|A Sunday Moonlit Stroll Through Kampala (standard:drama, 1439 words)|
|Author: DAVID TUMUSIIME||Added: Aug 13 2005||Views/Reads: 1716/1027||Story vote: 0.00 (0 votes)|
|Strange things can happen once you decide to walk unguided in Kampala. What happened.|
This was not a work assignment. I can't make excuses. I was in the middle of Kampala on a Sunday because I had nothing better to do. I had realised that if stayed one more hour in my bachelor house listening to the radio music that was no longer soothing but nerve wracking in it's monotony I was going to go crazy! I simply had to get out! A bachelor pad to those outside looking in may conjure up raunchy images of weekly threesomes, dawn breaking barbecues and dusk beach strolls. How could I have a bachelor pad and be desperate to get away from mine? There are things like rent, overdrawn bank accounts and sulking girlfriends. That's how I ended up in the center of Kampala with absolutely nothing to do on a Sunday with a sky darkening into night holding me spellbound. I live to see this furious splendour in the sky as dusk falls. This gorgeous last burst of colour that is unleashed in the clouds before the sky darkens, this frenzy of colour that dies down before one's eyes into quiet pink and purple so silently and with a wordless sigh that if it had a taste I have no doubt would taste like mellow wine. I was lost in watching this glory which is probably why I never noticed the darkness creeping up on me. When I looked about and realised I could not read the time on the clock opposite Caltex service station on Parliamentary Avenue, I was shocked. Not with the bittersweet realisation that my next paycheck is going to my optician. Okay, that was part of it. But the main thing that shocked me was realizing that I had never been in Kampala late at night on a Sunday on foot. Somehow this insomniac had never toured Kampala on a Sunday night! A good thing I was alone because I was embarrassed to make such an admission even to myself. It was too shaming! But not as shocking as being tugged from my maloo of the sky by a beseeching hand emerging from a stinking, crumply pile of something on the pavement. I was almost straight away going to hurriedly cross the road to the other side where such... such ...vermin would not soil me when I saw that it was actually a female human being. I was also simultaneously struck by how lonely popular Mateos and Nandos looked today from where I was standing. The loneliest I have ever seen either Mateos or Nandos before was on a Saturday afternoon that happened to coincide with a public holiday. Even on that memorable Saturday when I had just solemnly sworn never to write again for unappreciative Ugandans, there had been a couple of bored rich youthful corporate types dressed for fun in shorts and tee-shirts who were arguing about whether to patronise either establishment or not. They had decided on Resort beach Entebbe and I called up my former enemy and editor that night and begged to be taken back. But on this Sunday the loneliness was different. There was no boredom about it. It was a wistful loneliness like the despondent waiters were thinking of somewhere they should be on this Sunday and were not. I had nowhere to be so I was here looking at them and inwardly glowing because broke as I was and looking it, unlike in former times if I went there today I would be treated like royalty. I hang onto that thought but I had no intention of finding out whether it's true that if you eat in a restaurant or hotel and fail to pay, you are led to the kitchens and clean and wash dishes worth your bill. I wanted to see Kampala at night so I walked on along Parliamentary Avenue seeing the most number of whites I have ever seen together in Uganda spread all over Café Pap's terrace like human flowers in their gaily coloured clothes, dinning. I wasn't in the least bit envious. I was even thinking usefully on seeing no lines at the British High Commission that if Makerere University had innovatively introduced night classes, couldn't these guys do the same for the desperate busy Ugandans seeking their services? This smart thought was terminated when for the first time in my life when I did not need their services I saw that there were no lines either at the Nile Bank ATM on former IPS Building. Drat! There was no activity at the Uganda parliament. But then many people will ask you if there ever is any. Parliament Avenue is irresistible on Click here to read the rest of this story (65 more lines)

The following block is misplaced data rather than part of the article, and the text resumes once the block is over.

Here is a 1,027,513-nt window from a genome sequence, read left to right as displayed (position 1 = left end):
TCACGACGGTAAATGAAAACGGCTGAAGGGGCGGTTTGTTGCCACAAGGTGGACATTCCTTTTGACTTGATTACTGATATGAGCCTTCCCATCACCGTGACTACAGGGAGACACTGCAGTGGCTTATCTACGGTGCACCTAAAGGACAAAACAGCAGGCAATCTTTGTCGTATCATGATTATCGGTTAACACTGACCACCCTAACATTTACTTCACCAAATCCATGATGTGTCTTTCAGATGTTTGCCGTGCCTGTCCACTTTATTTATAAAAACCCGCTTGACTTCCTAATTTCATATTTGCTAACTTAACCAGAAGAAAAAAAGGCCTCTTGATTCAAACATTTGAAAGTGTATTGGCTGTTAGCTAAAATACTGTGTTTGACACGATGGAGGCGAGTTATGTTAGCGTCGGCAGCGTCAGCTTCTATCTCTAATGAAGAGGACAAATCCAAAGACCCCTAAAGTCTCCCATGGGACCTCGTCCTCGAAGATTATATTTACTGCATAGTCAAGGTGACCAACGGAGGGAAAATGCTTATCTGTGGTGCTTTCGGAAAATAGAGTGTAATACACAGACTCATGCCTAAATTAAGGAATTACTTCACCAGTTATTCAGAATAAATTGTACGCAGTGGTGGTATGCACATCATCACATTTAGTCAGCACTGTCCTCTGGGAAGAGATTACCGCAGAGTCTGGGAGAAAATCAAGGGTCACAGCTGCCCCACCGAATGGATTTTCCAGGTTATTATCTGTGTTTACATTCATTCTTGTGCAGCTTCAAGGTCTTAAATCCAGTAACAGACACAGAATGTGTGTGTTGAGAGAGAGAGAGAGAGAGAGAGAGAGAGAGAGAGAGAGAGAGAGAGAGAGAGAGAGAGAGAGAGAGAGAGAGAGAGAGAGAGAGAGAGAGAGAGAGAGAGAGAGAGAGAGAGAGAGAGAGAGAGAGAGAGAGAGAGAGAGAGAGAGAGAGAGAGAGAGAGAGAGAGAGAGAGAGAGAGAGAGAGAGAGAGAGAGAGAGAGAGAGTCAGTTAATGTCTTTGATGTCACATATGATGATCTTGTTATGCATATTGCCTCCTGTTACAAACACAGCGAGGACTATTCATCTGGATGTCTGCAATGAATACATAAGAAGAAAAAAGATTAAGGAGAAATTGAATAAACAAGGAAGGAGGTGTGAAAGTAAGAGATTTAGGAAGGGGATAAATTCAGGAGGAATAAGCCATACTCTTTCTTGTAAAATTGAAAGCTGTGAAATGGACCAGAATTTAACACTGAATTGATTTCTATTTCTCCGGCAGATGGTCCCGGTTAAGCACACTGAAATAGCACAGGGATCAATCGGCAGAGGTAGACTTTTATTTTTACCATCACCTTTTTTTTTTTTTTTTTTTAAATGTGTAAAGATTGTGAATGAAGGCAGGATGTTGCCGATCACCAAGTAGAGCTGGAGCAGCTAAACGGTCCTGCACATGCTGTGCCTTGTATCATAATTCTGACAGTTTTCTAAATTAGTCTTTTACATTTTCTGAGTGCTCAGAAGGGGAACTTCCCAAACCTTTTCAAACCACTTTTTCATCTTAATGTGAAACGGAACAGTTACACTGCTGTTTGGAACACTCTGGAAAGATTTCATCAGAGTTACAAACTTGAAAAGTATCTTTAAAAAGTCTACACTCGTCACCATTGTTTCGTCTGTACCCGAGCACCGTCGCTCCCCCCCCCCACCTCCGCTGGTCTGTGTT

Authors appreciate feedback!
Please vote, and write to the authors to tell them what you liked or didn't like about the story!
DAVID TUMUSIIME has 18 active stories on this site.
Profile for DAVID TUMUSIIME, incl. all stories
For a quick, anonymous response to the author of this story, type
a message below. It will be sent to the author by email.